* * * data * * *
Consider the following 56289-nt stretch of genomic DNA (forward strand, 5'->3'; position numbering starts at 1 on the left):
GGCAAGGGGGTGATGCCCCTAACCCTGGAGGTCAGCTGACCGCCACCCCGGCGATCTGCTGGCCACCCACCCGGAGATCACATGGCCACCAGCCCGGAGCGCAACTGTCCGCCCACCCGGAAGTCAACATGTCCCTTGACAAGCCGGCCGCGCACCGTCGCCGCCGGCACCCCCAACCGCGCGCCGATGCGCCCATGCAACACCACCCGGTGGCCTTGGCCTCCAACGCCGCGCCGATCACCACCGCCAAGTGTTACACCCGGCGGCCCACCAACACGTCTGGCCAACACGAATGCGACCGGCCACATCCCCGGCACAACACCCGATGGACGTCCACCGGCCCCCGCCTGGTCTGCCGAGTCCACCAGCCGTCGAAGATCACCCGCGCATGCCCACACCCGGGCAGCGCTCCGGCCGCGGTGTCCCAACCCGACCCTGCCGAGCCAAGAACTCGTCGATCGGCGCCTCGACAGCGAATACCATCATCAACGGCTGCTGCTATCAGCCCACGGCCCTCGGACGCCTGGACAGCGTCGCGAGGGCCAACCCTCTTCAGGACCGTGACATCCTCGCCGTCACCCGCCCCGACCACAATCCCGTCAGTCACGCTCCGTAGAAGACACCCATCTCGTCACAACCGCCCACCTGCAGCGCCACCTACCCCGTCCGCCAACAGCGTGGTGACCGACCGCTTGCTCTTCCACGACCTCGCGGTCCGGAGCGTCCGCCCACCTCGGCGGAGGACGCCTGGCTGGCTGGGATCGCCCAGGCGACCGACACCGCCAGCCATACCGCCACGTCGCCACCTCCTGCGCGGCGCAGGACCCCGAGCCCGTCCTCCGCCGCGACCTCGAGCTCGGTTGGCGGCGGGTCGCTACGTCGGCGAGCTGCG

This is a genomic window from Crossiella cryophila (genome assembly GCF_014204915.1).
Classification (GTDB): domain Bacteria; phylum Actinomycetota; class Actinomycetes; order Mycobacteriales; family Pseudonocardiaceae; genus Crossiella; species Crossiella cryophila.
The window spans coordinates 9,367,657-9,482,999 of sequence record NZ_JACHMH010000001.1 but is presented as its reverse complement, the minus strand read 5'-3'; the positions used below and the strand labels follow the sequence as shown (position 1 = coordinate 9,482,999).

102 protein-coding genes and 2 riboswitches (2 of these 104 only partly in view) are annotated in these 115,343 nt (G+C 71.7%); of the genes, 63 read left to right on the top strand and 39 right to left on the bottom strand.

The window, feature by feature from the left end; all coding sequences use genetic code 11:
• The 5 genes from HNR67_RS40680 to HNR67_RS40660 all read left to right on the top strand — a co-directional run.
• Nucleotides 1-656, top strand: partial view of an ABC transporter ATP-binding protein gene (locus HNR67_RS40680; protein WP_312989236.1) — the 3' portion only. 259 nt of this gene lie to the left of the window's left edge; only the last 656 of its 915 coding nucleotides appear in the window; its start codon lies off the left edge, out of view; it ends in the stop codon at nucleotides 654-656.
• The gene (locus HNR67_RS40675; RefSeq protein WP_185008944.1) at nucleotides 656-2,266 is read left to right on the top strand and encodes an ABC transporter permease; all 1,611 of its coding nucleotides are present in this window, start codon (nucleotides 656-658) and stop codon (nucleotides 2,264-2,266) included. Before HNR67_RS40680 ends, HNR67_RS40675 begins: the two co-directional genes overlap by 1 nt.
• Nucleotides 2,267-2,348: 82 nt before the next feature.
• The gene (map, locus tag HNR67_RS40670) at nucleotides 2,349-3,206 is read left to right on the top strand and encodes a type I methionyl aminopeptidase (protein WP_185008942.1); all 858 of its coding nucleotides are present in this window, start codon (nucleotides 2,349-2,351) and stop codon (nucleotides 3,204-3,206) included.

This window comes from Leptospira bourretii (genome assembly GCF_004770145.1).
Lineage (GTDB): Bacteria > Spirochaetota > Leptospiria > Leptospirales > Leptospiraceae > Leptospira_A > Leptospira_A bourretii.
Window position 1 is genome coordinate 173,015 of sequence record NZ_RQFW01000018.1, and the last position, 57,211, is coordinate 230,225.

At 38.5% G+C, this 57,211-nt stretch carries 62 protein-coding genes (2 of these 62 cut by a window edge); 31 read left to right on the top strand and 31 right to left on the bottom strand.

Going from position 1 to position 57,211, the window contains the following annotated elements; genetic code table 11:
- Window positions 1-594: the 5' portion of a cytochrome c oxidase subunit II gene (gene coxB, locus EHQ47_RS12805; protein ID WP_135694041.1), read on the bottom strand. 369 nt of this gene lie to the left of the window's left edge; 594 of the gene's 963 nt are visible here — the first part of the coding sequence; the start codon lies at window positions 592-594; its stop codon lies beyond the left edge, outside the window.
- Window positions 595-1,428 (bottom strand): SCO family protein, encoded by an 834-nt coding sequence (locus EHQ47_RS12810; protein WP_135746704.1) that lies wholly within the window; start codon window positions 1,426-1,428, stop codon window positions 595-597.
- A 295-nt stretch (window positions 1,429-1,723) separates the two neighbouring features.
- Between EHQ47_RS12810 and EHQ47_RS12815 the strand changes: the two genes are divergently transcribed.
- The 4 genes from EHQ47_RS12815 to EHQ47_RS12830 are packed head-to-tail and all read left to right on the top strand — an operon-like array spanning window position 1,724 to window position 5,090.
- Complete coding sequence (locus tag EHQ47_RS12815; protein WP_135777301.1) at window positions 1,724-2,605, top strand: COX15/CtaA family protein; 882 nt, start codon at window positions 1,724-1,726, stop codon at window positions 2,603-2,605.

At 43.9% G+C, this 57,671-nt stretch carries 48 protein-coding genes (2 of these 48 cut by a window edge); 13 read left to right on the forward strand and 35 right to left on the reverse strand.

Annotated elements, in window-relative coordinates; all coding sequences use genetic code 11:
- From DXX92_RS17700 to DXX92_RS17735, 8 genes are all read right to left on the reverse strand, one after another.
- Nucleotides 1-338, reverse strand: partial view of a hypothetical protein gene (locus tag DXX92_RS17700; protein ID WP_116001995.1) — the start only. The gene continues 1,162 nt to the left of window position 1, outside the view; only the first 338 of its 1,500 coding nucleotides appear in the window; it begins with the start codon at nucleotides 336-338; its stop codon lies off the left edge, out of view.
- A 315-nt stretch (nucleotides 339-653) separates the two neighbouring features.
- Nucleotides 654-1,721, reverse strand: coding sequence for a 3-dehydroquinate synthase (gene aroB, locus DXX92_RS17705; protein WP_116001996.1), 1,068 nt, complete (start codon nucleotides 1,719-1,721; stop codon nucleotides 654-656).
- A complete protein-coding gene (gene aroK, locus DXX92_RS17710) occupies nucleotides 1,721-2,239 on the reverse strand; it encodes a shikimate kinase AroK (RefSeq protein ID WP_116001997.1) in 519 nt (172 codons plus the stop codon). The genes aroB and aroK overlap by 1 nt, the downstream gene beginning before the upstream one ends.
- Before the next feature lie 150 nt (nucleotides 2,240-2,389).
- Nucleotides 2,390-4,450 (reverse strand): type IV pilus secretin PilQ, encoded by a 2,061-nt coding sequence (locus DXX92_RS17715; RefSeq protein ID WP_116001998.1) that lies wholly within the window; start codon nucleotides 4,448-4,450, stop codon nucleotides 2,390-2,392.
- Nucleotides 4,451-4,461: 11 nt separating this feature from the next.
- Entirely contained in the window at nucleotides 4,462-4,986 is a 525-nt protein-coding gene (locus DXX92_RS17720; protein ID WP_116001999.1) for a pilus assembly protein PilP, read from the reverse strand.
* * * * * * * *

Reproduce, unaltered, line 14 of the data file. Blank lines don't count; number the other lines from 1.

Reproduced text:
Lineage (GTDB): Bacteria > Spirochaetota > Leptospiria > Leptospirales > Leptospiraceae > Leptospira_A > Leptospira_A bourretii.